Posted by: DCox | January 5, 2009

Sometimes Our Stories Aren’t Easily Discernable, but…

hillbillyWendell Berry created a character in one of his books named Jayber Crow (also the name of the book). Jayber’s story begins in the eastern hills of Kentucky somewhere around the time of World War I. Jayber talks fondly of the life in those days … corn pone, the town’s barber shop, fried catfish, and fiddlers and banjo players bringing evenings alive with their music. Jayber looses his parents very early in life and then looses his surrogate parents by the time he is ten. His next home is an orphanage where he learns to protect his inner life; what others learn of J. Crow is limited to the few things he allows others to know. His life continues in this fashion, until he returns to his home community. At that point, he discovers that he is home, in the fullest sense, and his life changes dramatically again.

Here’s how Jayber describes the circuitous path his life has taken…

If you could do it, I suppose, it would be a good idea to live your life in a straight line – starting, say, in the Dark Wood of Error, and proceeding by logical steps through Hell and Purgatory and into Heaven. Or you could take the King’s Highway past appropriately named danger, toils, and snares, and finally cross the River of Death and enter the Celestial City. But that is not the way I have done it, so far. I am a pilgrim, but my pilgrimage has been wandering and unmarked. Often what has looked like a straight line to me has been a circle or a doubling back. I have been in the Dark Wood of Error any number of times. I have known something of Hell, Purgatory, and Heaven, but not always in that order. The names of many snares and dangers have been made known to me, but I have seen them only in looking back. Often I have not known where I was going until I was already there. I have had my share of desires and goals, but my life has come to me or I have gone to it mainly by way of mistakes and surprises. Often I have received better than I have deserved. Often my fairest hopes have rested on bad mistakes. I am an ignorant pilgrim, crossing a dark valley. And yet for a long time, looking back, I have been unable to shake off the feeling that I have been lead – make of that what you will. — from Jayber Crow by Wendell Berry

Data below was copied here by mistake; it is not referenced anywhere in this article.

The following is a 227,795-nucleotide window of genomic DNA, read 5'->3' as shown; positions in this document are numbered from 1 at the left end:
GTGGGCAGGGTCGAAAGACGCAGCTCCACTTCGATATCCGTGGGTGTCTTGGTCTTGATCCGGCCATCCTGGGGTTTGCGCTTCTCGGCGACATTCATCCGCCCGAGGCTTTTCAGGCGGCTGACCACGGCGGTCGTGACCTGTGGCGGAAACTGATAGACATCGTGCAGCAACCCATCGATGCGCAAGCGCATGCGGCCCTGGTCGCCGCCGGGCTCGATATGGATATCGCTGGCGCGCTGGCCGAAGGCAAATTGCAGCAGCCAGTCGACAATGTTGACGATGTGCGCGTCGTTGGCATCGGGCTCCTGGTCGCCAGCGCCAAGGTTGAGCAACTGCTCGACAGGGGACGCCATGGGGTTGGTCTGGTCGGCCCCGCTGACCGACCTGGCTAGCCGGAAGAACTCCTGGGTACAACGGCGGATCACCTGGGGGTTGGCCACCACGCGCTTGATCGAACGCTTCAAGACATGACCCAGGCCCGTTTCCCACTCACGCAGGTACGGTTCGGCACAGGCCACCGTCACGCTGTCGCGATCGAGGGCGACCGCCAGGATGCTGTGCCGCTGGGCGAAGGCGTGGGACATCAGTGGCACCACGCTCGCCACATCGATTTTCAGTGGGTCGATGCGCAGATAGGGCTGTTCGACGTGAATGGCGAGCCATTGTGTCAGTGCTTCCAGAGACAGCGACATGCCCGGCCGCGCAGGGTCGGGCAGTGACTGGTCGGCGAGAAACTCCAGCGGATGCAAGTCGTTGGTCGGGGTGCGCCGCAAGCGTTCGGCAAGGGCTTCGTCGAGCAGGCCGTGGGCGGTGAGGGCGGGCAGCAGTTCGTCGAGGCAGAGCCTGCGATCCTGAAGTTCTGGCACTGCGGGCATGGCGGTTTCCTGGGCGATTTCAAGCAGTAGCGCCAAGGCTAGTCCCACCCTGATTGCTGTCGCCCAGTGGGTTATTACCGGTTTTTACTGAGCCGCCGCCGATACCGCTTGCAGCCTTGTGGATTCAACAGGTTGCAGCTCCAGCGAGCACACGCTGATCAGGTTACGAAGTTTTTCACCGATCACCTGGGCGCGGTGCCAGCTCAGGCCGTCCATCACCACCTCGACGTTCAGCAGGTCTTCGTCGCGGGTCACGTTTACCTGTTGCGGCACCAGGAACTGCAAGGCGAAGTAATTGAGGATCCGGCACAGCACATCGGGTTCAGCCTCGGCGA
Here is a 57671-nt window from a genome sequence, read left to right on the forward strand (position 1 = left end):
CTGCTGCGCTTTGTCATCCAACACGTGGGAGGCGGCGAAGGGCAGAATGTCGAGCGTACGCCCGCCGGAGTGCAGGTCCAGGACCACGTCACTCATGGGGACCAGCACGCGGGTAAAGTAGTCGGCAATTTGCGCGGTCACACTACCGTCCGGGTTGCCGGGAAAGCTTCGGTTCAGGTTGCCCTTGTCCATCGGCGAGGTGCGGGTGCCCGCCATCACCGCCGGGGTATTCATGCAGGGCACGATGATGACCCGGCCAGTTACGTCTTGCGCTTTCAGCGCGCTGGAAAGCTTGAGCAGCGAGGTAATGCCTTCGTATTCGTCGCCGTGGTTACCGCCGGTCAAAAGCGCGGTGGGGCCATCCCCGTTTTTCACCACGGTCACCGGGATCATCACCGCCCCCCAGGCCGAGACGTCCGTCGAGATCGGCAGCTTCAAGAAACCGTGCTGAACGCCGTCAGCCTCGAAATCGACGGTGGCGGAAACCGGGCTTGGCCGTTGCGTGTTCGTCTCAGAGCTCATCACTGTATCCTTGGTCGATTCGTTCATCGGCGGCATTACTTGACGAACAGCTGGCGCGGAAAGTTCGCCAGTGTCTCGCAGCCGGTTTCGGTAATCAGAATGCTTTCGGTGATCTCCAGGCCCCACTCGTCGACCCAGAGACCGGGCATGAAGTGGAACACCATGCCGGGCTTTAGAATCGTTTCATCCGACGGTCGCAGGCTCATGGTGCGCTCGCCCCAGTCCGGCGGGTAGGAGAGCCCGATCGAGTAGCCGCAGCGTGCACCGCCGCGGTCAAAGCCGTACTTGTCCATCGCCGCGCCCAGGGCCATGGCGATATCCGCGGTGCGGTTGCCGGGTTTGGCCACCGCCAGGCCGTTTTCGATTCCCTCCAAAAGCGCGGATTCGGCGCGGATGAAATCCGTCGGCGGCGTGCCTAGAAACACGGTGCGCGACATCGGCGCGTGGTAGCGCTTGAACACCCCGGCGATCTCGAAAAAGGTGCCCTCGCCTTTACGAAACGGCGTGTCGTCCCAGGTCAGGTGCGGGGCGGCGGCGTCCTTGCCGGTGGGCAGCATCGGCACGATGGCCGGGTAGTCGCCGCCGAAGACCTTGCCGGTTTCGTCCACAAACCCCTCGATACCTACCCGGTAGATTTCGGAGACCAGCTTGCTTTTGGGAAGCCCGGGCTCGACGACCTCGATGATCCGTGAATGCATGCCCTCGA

What happens when we look at life as a pilgrimage? As process instead of destination?
Have you had the feeling, like Jayber, that you have been lead at times? How do you account for the unexpected, the crisis, the possibility of making the wrong decision?


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